Manifesto

“Tell the truth.

Then obscure it with fact.”

Jacqueline Bublitz Writer

body, remember #manifesto

Fatal

We know what we have is finite, we know it has to end, but we stumble just the same because knowing is not the same as believing. This, then, is our fatal flaw. The way we consider our maybe next times and our second chances, our opportunities to change things. We plot and plan – redemption, revenge, renewal – because we never truly accept that something can be lost to us. We tell ourselves that we live in a world of infinite possibility, that time heals everything and we assume that tomorrow will give us another day. We waste so much time believing in the benign nature of time itself, in the idea that it will somehow expand to contain everything we want of this world. If we just keep going. If we never, ever give up.

But you are gone. That which was endless is suddenly contained. The ending has been written, and even if I travel backward through all that came before I will one day arrive at the point where the beginning resides, where there is nothing new to discover.

I can feel the real loss waiting for me here. When I exhaust our memories I will be left only with what we never knew. There will be no new words to decipher, no clumsy mistakes to ponder, no new arguments on which to stake our silence. No new white-flag smiles and no new resolutions. No new landscape awaits our exploration – we will have mapped our love entirely.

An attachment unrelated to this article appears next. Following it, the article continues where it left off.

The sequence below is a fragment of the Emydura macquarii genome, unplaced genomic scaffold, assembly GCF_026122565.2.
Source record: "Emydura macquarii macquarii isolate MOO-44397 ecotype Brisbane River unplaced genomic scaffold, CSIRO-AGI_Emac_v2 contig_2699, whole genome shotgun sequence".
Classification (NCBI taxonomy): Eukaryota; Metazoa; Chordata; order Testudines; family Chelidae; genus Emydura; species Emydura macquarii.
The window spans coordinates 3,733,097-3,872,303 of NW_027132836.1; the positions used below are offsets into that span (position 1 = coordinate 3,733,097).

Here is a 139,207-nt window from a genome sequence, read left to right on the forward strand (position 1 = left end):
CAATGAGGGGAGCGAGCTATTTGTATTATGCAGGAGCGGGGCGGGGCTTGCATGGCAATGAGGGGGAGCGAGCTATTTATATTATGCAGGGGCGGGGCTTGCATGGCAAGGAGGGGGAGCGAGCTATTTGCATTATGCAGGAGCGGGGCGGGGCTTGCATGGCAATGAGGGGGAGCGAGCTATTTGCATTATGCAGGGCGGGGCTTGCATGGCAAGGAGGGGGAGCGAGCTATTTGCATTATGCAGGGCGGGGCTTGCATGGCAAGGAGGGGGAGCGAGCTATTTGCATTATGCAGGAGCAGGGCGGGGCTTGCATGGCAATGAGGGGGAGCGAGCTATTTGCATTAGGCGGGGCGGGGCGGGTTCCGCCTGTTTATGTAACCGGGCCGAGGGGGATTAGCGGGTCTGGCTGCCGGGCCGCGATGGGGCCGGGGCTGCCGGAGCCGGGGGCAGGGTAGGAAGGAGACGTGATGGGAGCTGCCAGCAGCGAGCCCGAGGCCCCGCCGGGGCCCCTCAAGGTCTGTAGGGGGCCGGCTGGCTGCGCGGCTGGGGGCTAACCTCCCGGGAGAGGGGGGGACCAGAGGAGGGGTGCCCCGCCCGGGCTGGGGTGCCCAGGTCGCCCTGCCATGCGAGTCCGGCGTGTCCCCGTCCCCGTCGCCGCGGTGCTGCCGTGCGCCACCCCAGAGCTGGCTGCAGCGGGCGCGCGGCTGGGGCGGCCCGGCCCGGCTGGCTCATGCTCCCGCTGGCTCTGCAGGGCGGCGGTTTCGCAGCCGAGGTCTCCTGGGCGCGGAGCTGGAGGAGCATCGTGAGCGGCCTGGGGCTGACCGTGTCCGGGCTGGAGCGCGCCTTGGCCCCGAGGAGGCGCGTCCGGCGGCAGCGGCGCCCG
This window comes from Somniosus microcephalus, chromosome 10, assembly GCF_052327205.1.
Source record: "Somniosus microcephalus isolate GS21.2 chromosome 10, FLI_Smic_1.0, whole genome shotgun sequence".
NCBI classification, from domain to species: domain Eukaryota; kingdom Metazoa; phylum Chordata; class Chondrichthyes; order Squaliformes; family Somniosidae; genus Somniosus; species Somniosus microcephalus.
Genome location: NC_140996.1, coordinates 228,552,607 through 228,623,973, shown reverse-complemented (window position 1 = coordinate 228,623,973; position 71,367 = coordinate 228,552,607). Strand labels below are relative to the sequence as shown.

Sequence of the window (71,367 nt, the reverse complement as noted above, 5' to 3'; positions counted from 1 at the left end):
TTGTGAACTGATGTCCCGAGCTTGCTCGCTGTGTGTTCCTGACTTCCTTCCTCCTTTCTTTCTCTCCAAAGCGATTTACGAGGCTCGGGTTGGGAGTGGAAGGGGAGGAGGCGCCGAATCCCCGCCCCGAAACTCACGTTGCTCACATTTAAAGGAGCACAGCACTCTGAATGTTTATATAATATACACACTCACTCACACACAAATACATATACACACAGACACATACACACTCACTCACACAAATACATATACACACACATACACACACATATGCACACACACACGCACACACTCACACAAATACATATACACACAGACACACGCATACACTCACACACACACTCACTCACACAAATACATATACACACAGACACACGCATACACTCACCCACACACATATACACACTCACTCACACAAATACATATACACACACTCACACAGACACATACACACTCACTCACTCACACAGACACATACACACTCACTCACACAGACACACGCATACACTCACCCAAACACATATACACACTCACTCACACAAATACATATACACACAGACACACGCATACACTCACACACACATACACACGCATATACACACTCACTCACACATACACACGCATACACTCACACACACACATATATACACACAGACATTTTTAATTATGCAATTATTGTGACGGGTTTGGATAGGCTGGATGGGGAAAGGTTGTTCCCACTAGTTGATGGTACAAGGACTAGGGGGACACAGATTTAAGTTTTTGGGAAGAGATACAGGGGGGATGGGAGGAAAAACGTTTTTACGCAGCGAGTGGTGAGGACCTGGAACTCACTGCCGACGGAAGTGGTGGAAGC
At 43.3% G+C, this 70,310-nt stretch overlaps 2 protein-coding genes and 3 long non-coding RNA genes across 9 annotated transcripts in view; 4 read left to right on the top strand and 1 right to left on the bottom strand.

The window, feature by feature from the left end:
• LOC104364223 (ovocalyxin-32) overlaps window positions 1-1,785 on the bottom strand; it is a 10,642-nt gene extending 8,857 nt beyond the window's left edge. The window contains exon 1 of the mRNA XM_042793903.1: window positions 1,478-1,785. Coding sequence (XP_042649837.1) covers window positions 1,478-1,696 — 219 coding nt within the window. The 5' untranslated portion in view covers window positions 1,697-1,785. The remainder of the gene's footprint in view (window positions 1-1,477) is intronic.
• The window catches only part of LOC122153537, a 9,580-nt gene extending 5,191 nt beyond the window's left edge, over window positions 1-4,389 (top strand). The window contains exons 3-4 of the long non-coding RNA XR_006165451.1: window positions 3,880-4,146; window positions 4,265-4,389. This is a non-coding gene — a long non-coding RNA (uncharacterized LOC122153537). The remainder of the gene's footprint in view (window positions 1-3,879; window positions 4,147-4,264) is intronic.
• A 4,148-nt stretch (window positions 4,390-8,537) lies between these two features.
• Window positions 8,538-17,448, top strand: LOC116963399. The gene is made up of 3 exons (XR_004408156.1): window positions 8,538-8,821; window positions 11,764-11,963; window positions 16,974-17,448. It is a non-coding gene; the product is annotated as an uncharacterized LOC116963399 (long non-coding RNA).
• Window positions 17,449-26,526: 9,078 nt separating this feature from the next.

You had such an enduring faith in tomorrow, Mack. So much so that you never had both feet planted here in today. And now you are gone. What happens to tomorrow without you there, waiting?

Rock Bublitz by Joanne Piechota

When it was tomorrow I liked it more – and thought it just might be the dream I slept over so easily the night before …

Image: Joanne Piechota

Recognition

Our friendship is a triumph over suspicion. We’ve both been building barriers our whole lives and we court each other in kind. She forgives me for how we met because the relief is too strong, it hits us both, the immediate understanding that we are both connected and somehow in this, less alone.

All that we do not ask in the first tentative weeks, all that we do not say because the words are not yet ready to hit the light, will define it. We continue to meet every morning, we sit side by side and share the paper and pass the sugar. We barely speak. Shoulder to shoulder, the occasional leaning in. If we start to talk something will be broken. We both have too much locked up inside to risk the breach. But we sit together every day and the barriers start asking to fall.

By the time we get there, when we are finally ready to tell our stories, they will arrive as recognition, as reminders of what we already knew. We will trade histories that wind and weave through different tracks, occasionally coming close, sparking off each other before heading off in a different direction. Two lives in a city of millions that ran parallel at times, and the ignorance of each other’s existence until one morning when Lucy Mason goes for a run and I drop the coffee jar with a crack on the floor.